Giiwe: Reducing Indigenous Homelessness

Members of the Poverty Task Force’s Community Voices and Housing Action Group partners participated in a Giiwe Circle with author Jesse Thistle.  Jesse presented his work on the development of a Indigenous Definition of Homelessness with The Homeless Hub. Jesse also shared his personal story, his new book From the Ashes: My Story of Being Métis, Homeless, and Finding My Way. and joined us in our Giiwe Circle.  Jesse Thistle – who has traveled all across Canada – commented that Giiwe was a unique project and its Circles a unique experience that he had not seen in any other communities across Canada.

Giiwe is an exciting Indigenous led, inter-agency collaboration brought to us by the staff at M’Wikwedong Indigenous Friendship Centre. The project aims at reducing off-reserve Indigenous homelessness. Giiwe is centred on fostering a coordinated housing-related response to Indigenous specific housing needs and preferences in Grey Bruce.

Giiwe has successfully established and sustained an Indigenous led, inter-agency collaboration with 11 organizations while strengthening relationships and promoting trust between Indigenous and non-Indigenous partners. It has also facilitated a referral process and established inter-agency agreements to better serve Indigenous peoples living off-reserve. A recent Evaluation Report highlights the work being done.

Giiwe Circles incorporate cultural safety training, collaborative case management and relationship building to increase Indigenous leadership with improved collaboration and understanding of Indigenous practices, which ultimately lead to the prevention of Indigenous homelessness.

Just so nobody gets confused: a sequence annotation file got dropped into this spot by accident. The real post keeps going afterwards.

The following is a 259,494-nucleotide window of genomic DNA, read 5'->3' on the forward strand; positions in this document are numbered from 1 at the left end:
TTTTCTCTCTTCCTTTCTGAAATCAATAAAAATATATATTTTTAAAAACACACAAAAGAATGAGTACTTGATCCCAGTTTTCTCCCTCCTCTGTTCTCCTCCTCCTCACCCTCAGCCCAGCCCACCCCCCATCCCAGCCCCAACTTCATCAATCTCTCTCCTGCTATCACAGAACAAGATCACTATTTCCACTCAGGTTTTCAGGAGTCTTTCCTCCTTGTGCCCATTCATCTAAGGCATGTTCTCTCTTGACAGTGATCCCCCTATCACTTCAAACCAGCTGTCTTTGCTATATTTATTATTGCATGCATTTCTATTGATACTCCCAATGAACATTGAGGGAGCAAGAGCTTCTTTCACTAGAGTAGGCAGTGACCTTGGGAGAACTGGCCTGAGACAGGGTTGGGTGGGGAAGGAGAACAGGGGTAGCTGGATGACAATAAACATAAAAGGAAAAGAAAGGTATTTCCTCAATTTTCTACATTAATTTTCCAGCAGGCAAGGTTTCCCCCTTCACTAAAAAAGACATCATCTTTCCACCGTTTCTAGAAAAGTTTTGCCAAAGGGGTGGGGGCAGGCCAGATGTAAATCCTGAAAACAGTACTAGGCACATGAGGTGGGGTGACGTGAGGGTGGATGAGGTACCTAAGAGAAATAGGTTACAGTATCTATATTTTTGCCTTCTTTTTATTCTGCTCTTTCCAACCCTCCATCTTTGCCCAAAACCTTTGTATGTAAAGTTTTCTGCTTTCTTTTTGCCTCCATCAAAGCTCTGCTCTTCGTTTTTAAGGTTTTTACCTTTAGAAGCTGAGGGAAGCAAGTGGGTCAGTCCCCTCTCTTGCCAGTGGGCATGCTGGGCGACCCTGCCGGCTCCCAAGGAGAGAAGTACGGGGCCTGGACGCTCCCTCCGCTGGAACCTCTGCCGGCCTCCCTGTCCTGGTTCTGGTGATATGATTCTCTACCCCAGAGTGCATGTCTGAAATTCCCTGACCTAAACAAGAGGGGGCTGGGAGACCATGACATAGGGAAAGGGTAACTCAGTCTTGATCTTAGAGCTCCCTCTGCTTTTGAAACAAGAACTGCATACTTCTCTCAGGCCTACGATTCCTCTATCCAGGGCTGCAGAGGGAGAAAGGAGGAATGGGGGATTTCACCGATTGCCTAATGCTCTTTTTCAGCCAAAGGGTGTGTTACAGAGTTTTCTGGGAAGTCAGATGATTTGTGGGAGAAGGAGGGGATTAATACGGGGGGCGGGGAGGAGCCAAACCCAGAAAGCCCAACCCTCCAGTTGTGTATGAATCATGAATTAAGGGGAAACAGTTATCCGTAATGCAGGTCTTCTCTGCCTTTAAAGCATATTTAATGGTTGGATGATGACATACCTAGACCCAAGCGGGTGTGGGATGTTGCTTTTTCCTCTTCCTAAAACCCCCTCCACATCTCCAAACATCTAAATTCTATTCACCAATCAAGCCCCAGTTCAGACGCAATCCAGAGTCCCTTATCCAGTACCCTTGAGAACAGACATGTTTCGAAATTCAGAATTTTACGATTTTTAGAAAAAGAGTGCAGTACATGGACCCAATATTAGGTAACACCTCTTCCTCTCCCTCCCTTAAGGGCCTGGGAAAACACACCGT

Rural Homeless Enumeration 2018

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Photo by Pixabay on Pexels.com

In April of 2018, Bruce County and Grey County each conducted a homelessness enumeration using a Period Prevalence Count (PPC) methodology in their respective counties.

The problem of homelessness is most often associated with urban communities, however, a growing body of research over the past 15 years has shown that the problem is also prevalent in rural Canada. The size and the dynamics of the problem in these rural areas is still largely unknown, in part because of unique problems that
rural areas pose for data collection. Rural areas often have fewer services geared towards people experiencing homelessness and the services that are available often serve a large geographical region.

A recent study conducted in rural and northern Ontario found that only 32 percent of service providers in these regions are able to keep ongoing records of their at-risk and homeless populations. This problem is compounded by the fact that rural areas tend to have smaller populations spread out over relatively large geographic regions, making it more difficult to locate those who sleep rough or stay in unsafe dwellings.

The homelessness enumeration was the first of its kind to be conducted in Bruce County and Grey County – the result of a mandate set by the provincial government in 2016 with the passage of the Promoting Affordable Housing Act and the commitment to end chronic homelessness by 2025.

Beginning in 2018, all Ontario municipalities are required to conduct a homeless enumeration every two years with the goals of:

  • Improving community awareness and understanding of homelessness;
  • Helping to monitor and assess developing trends over time;
  • Providing a method through which to measure progress; and
  • Strengthening efforts to end homelessness.

The Bruce Grey Poverty Task Force Housing Action Group identified organizations across the two counties that work with people experiencing homelessness as hub sites where enumerators would be located to conduct surveys. Front line social service workers were provided enumeration training on the survey tool, empathy training and information on services/programs available for people experiencing homelessness.